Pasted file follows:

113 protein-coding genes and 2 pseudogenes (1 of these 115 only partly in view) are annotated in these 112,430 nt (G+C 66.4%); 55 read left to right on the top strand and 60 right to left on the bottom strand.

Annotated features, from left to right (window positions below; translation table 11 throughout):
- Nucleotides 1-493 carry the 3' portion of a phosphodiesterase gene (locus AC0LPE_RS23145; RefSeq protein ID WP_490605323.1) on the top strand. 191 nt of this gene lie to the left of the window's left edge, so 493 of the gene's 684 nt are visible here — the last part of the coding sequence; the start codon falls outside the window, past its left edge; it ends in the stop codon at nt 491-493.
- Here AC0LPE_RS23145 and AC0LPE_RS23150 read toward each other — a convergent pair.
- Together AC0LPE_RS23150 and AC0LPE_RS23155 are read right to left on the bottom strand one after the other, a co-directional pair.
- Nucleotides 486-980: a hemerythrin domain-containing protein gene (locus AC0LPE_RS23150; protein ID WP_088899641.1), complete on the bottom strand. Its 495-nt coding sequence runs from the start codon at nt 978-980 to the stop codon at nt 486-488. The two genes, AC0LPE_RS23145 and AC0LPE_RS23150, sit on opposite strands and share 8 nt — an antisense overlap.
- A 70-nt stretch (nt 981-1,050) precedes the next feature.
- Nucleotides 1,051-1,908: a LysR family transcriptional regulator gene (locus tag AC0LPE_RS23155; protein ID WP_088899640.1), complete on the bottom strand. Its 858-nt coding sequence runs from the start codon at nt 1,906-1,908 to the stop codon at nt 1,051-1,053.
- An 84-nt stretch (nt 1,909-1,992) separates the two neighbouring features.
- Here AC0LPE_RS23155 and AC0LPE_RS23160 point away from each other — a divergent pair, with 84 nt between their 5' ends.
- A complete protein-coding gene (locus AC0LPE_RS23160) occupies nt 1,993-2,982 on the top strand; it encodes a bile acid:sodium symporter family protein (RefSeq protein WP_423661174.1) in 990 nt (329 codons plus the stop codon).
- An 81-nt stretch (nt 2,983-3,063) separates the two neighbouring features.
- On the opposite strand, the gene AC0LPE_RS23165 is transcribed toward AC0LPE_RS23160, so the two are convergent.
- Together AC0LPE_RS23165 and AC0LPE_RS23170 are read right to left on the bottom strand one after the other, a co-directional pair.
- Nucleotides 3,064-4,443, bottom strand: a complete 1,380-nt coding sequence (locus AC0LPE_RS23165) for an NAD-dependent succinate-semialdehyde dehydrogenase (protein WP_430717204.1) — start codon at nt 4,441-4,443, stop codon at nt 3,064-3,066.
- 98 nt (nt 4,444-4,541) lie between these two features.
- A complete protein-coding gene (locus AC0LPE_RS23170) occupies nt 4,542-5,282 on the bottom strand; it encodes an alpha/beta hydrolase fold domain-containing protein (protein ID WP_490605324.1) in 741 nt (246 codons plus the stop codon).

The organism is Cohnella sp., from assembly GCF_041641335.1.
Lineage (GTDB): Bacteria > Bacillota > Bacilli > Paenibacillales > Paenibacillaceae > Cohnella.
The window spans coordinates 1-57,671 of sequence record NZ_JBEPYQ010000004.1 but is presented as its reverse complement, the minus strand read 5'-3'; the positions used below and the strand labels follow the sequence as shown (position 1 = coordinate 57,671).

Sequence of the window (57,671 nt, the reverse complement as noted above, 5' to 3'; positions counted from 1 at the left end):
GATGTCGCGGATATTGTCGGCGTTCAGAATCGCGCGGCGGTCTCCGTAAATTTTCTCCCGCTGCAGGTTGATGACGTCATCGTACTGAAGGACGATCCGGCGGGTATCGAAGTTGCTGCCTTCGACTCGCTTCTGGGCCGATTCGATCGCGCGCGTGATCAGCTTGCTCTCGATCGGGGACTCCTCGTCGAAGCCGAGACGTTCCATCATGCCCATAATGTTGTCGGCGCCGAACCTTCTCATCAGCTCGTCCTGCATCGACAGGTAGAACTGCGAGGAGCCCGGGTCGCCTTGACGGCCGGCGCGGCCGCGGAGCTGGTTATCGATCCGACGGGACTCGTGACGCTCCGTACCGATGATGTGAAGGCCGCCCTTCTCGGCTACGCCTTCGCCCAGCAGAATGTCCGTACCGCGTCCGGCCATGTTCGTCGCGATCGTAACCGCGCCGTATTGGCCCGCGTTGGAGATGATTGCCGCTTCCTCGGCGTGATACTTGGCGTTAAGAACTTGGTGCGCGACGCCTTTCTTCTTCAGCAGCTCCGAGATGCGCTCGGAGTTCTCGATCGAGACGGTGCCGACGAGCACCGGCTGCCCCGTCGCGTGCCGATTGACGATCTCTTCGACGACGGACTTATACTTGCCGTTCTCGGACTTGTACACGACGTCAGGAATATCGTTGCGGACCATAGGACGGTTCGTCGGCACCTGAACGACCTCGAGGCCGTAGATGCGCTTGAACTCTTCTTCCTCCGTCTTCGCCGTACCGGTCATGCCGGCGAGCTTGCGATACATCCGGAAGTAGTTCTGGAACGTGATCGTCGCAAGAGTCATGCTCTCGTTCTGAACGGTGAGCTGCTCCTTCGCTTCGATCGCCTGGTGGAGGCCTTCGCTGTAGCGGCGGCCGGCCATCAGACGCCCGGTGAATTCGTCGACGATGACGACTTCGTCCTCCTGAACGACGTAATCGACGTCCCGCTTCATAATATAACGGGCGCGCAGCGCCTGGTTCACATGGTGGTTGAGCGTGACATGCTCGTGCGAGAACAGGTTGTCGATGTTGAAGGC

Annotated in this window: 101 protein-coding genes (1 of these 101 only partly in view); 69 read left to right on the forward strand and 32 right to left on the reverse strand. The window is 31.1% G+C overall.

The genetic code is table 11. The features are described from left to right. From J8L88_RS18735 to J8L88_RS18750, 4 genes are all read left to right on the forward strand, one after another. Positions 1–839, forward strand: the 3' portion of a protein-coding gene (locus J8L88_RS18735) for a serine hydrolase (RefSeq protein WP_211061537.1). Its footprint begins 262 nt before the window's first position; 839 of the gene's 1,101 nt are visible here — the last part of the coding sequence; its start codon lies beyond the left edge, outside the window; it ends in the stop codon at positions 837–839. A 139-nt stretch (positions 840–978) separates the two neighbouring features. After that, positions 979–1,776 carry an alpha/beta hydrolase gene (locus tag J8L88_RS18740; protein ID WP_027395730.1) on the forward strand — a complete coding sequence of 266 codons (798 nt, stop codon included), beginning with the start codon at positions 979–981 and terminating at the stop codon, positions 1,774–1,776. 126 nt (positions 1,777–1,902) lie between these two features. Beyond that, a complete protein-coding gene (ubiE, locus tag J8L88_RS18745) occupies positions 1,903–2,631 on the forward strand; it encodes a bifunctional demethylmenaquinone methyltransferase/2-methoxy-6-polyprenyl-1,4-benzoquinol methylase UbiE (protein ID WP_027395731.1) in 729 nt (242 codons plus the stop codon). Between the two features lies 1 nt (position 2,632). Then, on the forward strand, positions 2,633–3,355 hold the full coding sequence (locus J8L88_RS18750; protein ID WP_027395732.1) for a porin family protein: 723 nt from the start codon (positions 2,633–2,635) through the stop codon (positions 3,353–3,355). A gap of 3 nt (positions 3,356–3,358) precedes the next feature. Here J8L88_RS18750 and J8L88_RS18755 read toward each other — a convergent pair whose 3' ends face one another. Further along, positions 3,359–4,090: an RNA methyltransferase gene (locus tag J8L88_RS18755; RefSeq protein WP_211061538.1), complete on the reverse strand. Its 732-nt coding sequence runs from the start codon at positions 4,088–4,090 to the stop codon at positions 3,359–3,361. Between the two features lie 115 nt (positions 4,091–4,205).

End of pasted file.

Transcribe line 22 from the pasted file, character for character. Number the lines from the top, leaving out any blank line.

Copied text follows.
GATGTCGCGGATATTGTCGGCGTTCAGAATCGCGCGGCGGTCTCCGTAAATTTTCTCCCGCTGCAGGTTGATGACGTCATCGTACTGAAGGACGATCCGGCGGGTATCGAAGTTGCTGCCTTCGACTCGCTTCTGGGCCGATTCGATCGCGCGCGTGATCAGCTTGCTCTCGATCGGGGACTCCTCGTCGAAGCCGAGACGTTCCATCATGCCCATAATGTTGTCGGCGCCGAACCTTCTCATCAGCTCGTCCTGCATCGACAGGTAGAACTGCGAGGAGCCCGGGTCGCCTTGACGGCCGGCGCGGCCGCGGAGCTGGTTATCGATCCGACGGGACTCGTGACGCTCCGTACCGATGATGTGAAGGCCGCCCTTCTCGGCTACGCCTTCGCCCAGCAGAATGTCCGTACCGCGTCCGGCCATGTTCGTCGCGATCGTAACCGCGCCGTATTGGCCCGCGTTGGAGATGATTGCCGCTTCCTCGGCGTGATACTTGGCGTTAAGAACTTGGTGCGCGACGCCTTTCTTCTTCAGCAGCTCCGAGATGCGCTCGGAGTTCTCGATCGAGACGGTGCCGACGAGCACCGGCTGCCCCGTCGCGTGCCGATTGACGATCTCTTCGACGACGGACTTATACTTGCCGTTCTCGGACTTGTACACGACGTCAGGAATATCGTTGCGGACCATAGGACGGTTCGTCGGCACCTGAACGACCTCGAGGCCGTAGATGCGCTTGAACTCTTCTTCCTCCGTCTTCGCCGTACCGGTCATGCCGGCGAGCTTGCGATACATCCGGAAGTAGTTCTGGAACGTGATCGTCGCAAGAGTCATGCTCTCGTTCTGAACGGTGAGCTGCTCCTTCGCTTCGATCGCCTGGTGGAGGCCTTCGCTGTAGCGGCGGCCGGCCATCAGACGCCCGGTGAATTCGTCGACGATGACGACTTCGTCCTCCTGAACGACGTAATCGACGTCCCGCTTCATAATATAACGGGCGCGCAGCGCCTGGTTCACATGGTGGTTGAGCGTGACATGCTCGTGCGAGAACAGGTTGTCGATGTTGAAGGC